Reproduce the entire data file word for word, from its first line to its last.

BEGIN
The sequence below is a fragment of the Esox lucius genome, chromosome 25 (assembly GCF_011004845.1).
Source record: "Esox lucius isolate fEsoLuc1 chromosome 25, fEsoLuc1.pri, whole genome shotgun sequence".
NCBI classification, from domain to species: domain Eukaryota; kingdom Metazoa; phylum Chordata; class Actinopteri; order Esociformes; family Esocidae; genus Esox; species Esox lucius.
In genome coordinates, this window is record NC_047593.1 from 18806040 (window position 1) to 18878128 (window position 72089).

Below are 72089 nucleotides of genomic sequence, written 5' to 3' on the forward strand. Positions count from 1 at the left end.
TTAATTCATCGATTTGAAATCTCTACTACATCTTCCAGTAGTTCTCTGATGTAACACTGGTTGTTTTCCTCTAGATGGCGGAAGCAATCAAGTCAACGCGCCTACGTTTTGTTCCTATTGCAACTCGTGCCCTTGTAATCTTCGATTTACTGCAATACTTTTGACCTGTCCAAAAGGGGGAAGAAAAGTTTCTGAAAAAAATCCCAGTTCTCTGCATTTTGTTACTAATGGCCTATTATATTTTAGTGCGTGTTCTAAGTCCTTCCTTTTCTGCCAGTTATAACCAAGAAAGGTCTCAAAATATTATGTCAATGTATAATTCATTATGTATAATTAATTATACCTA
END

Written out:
The sequence below is a fragment of the Esox lucius genome, chromosome 25 (assembly GCF_011004845.1).
Source record: "Esox lucius isolate fEsoLuc1 chromosome 25, fEsoLuc1.pri, whole genome shotgun sequence".
NCBI classification, from domain to species: domain Eukaryota; kingdom Metazoa; phylum Chordata; class Actinopteri; order Esociformes; family Esocidae; genus Esox; species Esox lucius.
In genome coordinates, this window is record NC_047593.1 from 18806040 (window position 1) to 18878128 (window position 72089).

Below are 72089 nucleotides of genomic sequence, written 5' to 3' on the forward strand. Positions count from 1 at the left end.
TTAATTCATCGATTTGAAATCTCTACTACATCTTCCAGTAGTTCTCTGATGTAACACTGGTTGTTTTCCTCTAGATGGCGGAAGCAATCAAGTCAACGCGCCTACGTTTTGTTCCTATTGCAACTCGTGCCCTTGTAATCTTCGATTTACTGCAATACTTTTGACCTGTCCAAAAGGGGGAAGAAAAGTTTCTGAAAAAAATCCCAGTTCTCTGCATTTTGTTACTAATGGCCTATTATATTTTAGTGCGTGTTCTAAGTCCTTCCTTTTCTGCCAGTTATAACCAAGAAAGGTCTCAAAATATTATGTCAATGTATAATTCATTATGTATAATTAATTATACCTA